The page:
JUNE was drawing to a close : hermit thrushes and veeries had turned their energies to seeking food for hungry young mouths ; rose-breasted grosbeaks and golden orioles, as well as their more humbly clad fellow-creatures, were passing their days near the ground, in the same absorbing work ; treetops were deserted, and singing was nearly over.
It was well, then, that I should leave my beloved woods, and betake myself to a barren country road where, in a lonely thorn-tree, a bird of another sort than these had set up late housekeeping.
The reputation of this bird of solitary tastes is not attractive. He is quarrelsome and unfriendly with his kind, and aggressive and malicious toward others, says the Oracle. His pleasure is to torture and destroy; no sweet or tender sentiment may cling about his life ; in fact, he is altogether unlovely. So declare the books, and so, with additions and exaggerations, says nearly every one who takes birds for his theme. He is branded everywhere as the “ butcher-bird,” and it seems to be the aim of each writer to discover in his conduct something a little more sanguinary, a shade more depraved, than any predecessor has done.
Now, if the truth is what we are seeking, is it not desirable to see for ourselves, or, as Emerson puts it, “ leave others’ eyes, and bring your own ” ? If one can give to the task patient observation, with a loving spirit, a desire to interpret faithfully and to see the best instead of the worst, may he not perchance find that the bird is not the monster he is pictured ? And though the story be not so sensational, is it not better to clear up than to blacken the reputation of a fellow-creature, even a very small one in feathers ?
This thing it had long been in my heart to do, — to see with my own eyes what enormities the beautiful butcherbird is guilty of. I left hermits and veeries, I said adieu to sandpipers and grosbeaks, and went to the village to abide with the shrike family. No more delightful mornings in the blessed woods ; no more long, dreamy twilights filled with the music of thrushes and the singing brook ; no more charming views of the near Green Mountains, gray in the morning light, glorious rosy purple under the setting sun ; no more solitary communion with helpful and healing nature. My household gods must now be set up among people, with their cares and troubles, where the immense tragedy of human life is constantly forced into notice ; and in no place in the wide world is there more tragedy in every-day life than in peaceful and pious New England.
Change of residence was not so simple an affair with me as it is with the birds; would that it were ! I had to spend half a day packing, and another half undoing the work. I had to secure another temporary home, where certain conveniences to which we human beings are slaves should not be lacking, and with a family one could endure under the same roof. All this must needs be settled before I could call on my new neighbors. Time and patience accomplished everything, although the mercury was soaring aloft among the nineties all the time ; and at last came the morning when I seated myself before the household I proposed to interview for the benefit of the readers of our day, who demand (say the newspaper authorities) facts and details of daily lives that were of old considered private matters.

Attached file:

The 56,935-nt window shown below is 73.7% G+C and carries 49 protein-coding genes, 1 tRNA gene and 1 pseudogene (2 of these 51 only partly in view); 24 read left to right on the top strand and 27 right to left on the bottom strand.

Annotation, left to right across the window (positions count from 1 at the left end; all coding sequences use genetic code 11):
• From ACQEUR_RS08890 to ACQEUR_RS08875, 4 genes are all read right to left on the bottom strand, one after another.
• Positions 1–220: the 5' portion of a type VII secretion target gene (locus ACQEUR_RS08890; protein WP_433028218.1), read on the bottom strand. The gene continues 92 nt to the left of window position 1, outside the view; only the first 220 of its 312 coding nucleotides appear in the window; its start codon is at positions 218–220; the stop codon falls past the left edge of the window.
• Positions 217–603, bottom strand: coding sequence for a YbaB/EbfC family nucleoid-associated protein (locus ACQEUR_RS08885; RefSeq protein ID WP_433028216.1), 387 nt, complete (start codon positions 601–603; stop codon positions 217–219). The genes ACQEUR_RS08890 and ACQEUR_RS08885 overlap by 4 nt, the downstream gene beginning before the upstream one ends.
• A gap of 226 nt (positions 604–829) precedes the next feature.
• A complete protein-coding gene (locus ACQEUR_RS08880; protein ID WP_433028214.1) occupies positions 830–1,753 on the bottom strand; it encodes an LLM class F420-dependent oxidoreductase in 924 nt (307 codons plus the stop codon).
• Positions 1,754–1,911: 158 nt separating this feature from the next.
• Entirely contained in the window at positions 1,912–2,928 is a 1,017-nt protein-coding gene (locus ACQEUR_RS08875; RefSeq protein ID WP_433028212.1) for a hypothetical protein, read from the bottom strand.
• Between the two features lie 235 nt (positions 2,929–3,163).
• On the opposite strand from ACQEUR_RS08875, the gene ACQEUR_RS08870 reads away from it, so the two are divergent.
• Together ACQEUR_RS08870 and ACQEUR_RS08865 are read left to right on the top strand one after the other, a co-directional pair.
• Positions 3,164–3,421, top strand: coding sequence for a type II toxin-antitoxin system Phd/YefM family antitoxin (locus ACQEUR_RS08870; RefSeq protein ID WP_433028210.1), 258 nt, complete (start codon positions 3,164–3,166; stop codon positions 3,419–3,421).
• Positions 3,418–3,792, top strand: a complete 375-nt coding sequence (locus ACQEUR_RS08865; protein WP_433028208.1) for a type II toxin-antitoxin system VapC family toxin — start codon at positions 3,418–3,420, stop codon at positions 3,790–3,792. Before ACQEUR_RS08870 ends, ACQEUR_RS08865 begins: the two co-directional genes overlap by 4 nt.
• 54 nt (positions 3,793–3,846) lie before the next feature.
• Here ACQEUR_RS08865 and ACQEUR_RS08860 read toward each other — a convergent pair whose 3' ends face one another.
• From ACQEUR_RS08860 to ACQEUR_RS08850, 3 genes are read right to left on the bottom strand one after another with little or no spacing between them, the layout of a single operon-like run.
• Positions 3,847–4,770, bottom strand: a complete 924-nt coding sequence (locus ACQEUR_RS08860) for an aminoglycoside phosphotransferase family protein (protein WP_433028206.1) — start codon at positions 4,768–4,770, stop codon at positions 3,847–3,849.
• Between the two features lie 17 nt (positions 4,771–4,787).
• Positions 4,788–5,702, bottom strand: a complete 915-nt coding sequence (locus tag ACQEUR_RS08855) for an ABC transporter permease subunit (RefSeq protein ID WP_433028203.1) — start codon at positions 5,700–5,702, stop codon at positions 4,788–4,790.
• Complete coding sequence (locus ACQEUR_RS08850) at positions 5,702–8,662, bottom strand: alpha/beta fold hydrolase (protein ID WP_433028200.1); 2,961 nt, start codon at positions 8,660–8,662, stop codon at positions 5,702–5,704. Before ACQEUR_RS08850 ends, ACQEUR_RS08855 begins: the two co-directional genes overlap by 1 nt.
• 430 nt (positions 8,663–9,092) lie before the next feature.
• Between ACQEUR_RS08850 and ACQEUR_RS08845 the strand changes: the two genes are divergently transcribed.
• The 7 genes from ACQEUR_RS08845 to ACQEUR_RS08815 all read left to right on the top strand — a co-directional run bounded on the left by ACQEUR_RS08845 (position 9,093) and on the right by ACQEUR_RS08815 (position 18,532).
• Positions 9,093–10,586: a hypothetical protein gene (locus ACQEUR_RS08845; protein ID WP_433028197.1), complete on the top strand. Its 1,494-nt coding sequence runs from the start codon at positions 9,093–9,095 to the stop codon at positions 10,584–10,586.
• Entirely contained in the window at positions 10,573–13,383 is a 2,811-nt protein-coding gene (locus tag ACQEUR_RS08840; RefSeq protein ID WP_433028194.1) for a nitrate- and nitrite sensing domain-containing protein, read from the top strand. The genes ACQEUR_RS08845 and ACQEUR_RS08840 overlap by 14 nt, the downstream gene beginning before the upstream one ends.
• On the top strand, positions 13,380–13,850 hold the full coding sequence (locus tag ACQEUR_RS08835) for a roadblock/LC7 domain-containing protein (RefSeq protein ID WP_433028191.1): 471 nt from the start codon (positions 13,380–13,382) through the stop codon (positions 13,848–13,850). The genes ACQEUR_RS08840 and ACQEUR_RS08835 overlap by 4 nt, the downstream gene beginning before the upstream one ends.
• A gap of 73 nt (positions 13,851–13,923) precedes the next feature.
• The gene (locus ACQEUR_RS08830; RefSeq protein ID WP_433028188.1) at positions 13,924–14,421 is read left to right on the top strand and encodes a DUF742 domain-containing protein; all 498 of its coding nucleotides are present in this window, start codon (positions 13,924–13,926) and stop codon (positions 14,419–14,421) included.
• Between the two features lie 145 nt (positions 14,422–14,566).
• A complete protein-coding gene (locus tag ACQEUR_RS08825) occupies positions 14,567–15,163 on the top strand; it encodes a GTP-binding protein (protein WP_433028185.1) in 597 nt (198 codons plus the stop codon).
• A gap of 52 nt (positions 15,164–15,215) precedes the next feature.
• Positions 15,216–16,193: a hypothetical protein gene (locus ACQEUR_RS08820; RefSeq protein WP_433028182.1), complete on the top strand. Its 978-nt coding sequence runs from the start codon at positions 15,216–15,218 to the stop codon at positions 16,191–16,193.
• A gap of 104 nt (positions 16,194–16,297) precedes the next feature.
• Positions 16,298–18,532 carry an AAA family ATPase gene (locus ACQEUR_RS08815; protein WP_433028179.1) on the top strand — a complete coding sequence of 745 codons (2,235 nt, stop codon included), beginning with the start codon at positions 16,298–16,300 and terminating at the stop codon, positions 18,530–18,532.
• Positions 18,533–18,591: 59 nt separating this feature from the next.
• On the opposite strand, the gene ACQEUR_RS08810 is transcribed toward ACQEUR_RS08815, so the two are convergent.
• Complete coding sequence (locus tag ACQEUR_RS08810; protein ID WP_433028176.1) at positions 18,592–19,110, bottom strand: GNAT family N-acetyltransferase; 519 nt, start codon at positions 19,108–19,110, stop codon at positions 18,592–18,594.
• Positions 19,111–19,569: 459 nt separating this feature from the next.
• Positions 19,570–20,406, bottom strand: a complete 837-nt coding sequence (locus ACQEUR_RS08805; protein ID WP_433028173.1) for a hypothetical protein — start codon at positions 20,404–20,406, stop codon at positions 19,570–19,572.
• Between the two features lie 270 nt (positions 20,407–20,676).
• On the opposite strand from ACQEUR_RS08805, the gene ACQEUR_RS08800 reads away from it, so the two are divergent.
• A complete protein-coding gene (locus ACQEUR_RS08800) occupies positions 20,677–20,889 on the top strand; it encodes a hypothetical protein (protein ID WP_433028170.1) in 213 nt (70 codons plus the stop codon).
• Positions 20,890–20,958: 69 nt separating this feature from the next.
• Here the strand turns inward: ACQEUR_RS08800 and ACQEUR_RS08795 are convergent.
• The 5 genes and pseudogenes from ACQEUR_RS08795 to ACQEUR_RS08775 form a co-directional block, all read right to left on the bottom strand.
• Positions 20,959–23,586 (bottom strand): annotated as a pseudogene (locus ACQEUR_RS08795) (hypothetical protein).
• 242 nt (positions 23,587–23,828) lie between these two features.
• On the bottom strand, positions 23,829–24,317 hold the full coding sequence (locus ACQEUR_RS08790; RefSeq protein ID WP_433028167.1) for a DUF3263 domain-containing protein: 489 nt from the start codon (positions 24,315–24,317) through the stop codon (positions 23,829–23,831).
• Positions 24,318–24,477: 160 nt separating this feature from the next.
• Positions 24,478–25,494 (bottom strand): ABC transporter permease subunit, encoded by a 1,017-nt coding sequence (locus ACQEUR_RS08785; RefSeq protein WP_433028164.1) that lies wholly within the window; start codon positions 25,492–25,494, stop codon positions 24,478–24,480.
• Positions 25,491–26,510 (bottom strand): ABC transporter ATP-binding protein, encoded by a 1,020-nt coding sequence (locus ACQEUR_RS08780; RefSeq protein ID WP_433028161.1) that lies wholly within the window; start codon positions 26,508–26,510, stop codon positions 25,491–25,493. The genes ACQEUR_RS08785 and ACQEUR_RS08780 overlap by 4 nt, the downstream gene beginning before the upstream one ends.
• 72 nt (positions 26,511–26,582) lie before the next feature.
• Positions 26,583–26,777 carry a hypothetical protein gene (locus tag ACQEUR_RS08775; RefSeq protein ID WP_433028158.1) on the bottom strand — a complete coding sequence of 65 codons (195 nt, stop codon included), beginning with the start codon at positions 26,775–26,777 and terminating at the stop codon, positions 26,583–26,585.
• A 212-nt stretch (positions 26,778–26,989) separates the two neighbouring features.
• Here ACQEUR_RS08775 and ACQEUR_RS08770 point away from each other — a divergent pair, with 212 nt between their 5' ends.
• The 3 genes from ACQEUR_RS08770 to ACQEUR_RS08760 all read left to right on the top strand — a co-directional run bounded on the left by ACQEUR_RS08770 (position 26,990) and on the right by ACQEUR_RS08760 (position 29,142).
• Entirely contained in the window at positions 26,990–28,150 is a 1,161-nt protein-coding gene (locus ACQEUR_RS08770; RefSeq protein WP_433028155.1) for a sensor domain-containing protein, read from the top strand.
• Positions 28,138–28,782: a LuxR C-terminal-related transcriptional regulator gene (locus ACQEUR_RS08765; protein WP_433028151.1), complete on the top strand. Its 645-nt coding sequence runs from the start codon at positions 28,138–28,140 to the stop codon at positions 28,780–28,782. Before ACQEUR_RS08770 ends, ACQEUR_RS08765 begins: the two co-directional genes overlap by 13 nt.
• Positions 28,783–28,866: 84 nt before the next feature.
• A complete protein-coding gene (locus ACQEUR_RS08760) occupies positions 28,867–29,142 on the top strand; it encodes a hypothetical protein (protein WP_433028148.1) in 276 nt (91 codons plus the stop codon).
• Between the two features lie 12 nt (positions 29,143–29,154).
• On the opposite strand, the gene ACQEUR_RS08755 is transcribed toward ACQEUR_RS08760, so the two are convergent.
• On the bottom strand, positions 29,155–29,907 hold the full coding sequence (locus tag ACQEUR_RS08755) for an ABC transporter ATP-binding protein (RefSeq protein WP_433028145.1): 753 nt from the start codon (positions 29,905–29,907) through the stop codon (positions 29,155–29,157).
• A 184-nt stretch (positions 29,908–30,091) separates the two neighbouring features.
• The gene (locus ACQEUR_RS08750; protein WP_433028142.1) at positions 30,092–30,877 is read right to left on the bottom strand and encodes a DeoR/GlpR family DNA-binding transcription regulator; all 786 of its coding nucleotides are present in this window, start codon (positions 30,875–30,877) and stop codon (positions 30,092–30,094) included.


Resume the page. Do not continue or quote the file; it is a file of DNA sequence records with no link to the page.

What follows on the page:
On these lines, therefore, I proceeded to study my shrikes. What I discovered by watching early and late, by peeping at them before breakfast and spying upon them after supper, — what they eat and drink, how they behave to one another and their neighbors, what they have to say or to sing, in fact their whole story so far as it was revealed to me, — I shall set down, nothing extenuating. Other observers may have seen very different things, but that only proves what I am constantly asserting : that birds are individuals : that because one shrike does a certain thing is no sign that another will do the same; it is not safe to judge the species en masse. This, therefore, is the true chronicle of what I saw of one pair of loggerhead shrikes (Lanins ludovicianus), in the northern extremity of Vermont, about the first of July, 1894.
The discovery of the nest in the thorntree was not my own. A friend and fellow bird-lover, driving one evening up this road, startled a bird from the nest, and, checking her horse, looked on in amazement while, one after another, six full-grown shrikes emerged from the tree and flew away. Pondering this strange circumstance she drove on, and when returning looked sharply out for the thorn-tree. This time one bird flew from the nest, which seemed to settle the question of ownership. The next day and the next this experience was repeated, and then the news was brought to me in the woods.